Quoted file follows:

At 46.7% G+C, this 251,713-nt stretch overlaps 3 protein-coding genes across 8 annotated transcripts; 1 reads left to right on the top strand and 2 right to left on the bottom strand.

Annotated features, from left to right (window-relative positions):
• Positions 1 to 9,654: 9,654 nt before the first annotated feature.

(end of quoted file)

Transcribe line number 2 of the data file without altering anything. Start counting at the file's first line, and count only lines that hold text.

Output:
Annotated features, from left to right (window-relative positions):